• Due diligence is a key requirement in company policies and management systems. This goes back to the principle of prevention first.
  • Establish a procedure for receiving and handling complaints from the public, especially for stakeholders from within the supply chain. A whistleblowing channel is often used to provide a means for reporting misconduct or violations, and this should be accessible to anyone while protecting their safety.
  • Annual reporting of the above efforts must be made.
  • Companies with an annual turnover in excess of €150 million have to disclose a climate transition plan outlining their contribution to emission reduction in line with the targets of the Paris Agreement.
  • Oversight and governance of SCRM should involve senior leadership i.e. Board of Directors and senior management

These are the requirements of the due diligence laws in the current European regulatory landscape. Translating this into a step-by-step framework, here’s a condensed outline of setting up an SCRM in compliance with the above criteria.

1. Risk Identification

Start by visiting your supplier database, going through each supplier to identify potential and actual risks in their business and operating environment.

Here, it is useful to note two types of risks in the supply chain:

  • Operational risks, i.e. risks within the supplier’s business that are within their direct control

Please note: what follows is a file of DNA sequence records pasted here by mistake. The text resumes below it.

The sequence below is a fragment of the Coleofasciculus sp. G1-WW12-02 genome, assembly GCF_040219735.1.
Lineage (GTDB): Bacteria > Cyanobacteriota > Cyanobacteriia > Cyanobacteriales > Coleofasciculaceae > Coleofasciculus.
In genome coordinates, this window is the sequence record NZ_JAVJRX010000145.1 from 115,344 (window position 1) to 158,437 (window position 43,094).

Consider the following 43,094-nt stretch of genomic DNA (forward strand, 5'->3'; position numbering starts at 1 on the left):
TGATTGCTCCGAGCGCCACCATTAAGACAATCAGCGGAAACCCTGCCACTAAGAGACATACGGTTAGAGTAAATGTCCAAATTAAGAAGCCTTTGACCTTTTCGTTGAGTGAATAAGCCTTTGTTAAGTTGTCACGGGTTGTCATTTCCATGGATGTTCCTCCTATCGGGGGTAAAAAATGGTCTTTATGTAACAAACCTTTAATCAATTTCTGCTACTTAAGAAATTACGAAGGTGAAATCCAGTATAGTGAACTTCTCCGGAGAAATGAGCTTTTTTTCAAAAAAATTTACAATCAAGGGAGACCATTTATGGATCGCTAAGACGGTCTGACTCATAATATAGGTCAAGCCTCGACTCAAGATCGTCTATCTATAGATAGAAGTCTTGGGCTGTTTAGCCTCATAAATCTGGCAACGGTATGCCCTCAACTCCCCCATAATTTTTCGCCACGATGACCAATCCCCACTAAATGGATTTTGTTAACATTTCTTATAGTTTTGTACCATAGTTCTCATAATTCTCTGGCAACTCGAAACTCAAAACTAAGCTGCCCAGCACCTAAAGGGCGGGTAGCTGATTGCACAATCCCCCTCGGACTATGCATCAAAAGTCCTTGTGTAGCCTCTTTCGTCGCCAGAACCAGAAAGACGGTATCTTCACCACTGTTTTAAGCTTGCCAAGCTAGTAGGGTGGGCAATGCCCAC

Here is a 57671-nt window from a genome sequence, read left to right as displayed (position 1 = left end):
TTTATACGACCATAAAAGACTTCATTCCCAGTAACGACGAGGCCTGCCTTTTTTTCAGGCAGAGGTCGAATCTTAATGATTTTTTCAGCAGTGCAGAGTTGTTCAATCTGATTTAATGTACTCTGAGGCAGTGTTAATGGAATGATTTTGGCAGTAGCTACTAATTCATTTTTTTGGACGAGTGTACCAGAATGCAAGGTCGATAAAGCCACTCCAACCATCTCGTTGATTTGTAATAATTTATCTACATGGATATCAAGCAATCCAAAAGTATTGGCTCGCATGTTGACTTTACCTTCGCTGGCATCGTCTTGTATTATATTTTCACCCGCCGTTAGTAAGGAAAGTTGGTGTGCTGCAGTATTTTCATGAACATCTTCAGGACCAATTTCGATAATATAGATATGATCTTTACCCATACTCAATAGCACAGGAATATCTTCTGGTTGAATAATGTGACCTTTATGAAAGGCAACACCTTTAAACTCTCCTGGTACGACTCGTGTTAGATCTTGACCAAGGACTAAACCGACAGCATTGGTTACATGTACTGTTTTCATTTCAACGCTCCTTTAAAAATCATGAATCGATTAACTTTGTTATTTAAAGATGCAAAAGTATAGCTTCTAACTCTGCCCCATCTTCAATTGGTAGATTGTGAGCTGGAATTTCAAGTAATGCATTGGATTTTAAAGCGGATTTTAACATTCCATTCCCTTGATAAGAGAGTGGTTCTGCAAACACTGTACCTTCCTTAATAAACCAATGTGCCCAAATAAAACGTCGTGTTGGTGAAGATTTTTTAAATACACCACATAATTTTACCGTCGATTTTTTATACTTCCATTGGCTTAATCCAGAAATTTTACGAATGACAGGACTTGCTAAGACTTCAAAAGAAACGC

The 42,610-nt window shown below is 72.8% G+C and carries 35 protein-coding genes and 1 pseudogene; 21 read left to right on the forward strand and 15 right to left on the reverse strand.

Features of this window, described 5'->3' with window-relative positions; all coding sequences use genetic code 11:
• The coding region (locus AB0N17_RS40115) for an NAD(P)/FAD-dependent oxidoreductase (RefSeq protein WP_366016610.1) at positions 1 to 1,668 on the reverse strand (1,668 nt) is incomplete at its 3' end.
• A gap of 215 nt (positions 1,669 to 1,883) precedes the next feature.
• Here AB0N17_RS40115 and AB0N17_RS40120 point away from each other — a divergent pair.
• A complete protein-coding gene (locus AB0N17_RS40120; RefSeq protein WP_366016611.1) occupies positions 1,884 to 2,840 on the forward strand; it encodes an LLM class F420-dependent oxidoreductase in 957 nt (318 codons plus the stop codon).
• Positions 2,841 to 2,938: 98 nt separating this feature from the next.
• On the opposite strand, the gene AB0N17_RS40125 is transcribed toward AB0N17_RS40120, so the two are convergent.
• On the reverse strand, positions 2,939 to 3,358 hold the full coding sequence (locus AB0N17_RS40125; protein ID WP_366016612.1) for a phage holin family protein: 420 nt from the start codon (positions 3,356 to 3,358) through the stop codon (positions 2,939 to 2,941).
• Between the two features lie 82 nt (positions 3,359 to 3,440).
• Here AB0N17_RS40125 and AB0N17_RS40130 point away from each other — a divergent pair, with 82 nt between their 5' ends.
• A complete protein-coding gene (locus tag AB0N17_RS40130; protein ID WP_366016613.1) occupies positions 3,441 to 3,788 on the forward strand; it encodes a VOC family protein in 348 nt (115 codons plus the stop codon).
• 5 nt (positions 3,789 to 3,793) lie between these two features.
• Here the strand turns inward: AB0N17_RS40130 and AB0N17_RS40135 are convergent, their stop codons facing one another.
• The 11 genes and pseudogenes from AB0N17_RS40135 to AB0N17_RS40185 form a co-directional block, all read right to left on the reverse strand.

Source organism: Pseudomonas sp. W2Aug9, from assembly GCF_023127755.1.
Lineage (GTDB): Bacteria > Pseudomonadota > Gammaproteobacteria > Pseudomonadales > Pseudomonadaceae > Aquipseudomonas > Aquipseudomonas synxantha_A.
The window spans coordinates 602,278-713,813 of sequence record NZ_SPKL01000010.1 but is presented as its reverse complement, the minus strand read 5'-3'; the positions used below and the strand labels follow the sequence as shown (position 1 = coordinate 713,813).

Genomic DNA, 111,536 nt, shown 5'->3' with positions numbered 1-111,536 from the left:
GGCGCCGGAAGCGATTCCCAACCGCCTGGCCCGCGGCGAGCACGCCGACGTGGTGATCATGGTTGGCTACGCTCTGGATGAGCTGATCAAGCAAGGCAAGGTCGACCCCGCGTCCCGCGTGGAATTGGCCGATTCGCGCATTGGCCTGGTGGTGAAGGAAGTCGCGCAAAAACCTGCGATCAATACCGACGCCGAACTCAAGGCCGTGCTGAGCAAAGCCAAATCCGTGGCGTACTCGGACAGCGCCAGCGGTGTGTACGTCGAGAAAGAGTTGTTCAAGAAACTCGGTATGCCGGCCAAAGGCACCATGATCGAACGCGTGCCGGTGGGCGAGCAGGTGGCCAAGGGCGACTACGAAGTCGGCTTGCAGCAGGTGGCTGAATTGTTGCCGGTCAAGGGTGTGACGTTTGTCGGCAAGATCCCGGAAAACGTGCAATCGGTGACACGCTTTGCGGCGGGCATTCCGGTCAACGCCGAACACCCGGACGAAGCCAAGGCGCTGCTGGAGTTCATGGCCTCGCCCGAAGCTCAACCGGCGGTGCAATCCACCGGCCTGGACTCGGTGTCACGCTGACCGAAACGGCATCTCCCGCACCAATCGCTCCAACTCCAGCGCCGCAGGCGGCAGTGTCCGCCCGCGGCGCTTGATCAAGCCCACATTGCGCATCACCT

• External risks, i.e. risks beyond their control such as natural disasters or geopolitical conflicts.

Both types of risks should be considered carefully and thoroughly in this step. This step requires supplier motivation to gather information.

2. Risk Assessment

Risks should be classified based on two factors:

  • the likelihood of occurrence
  • the severity of the impact on the business and other stakeholders concerned.

The results can be plotted in a risk matrix, which allows you to prioritise risks based on importance. For more advanced SCRM frameworks, the use of quantitative analysis such as Conditional Value at Risk (CVaR) to measure risk is common.

3. Risk Prevention

Prevent risks from happening by actively implementing supply chain risk management strategies, adopting the precautionary principle such as screening potential suppliers based on their risk profile, and establishing mechanisms to monitor the risks.

Define clearly the procedures for minimising and monitoring the risk. Relevant personnel should be trained on the proper procedures. For example, the party responsible for managing the whistleblowing channel should be in a position to handle complaints indiscriminately and confidentially. Lines of reporting should be established to ensure strong governance.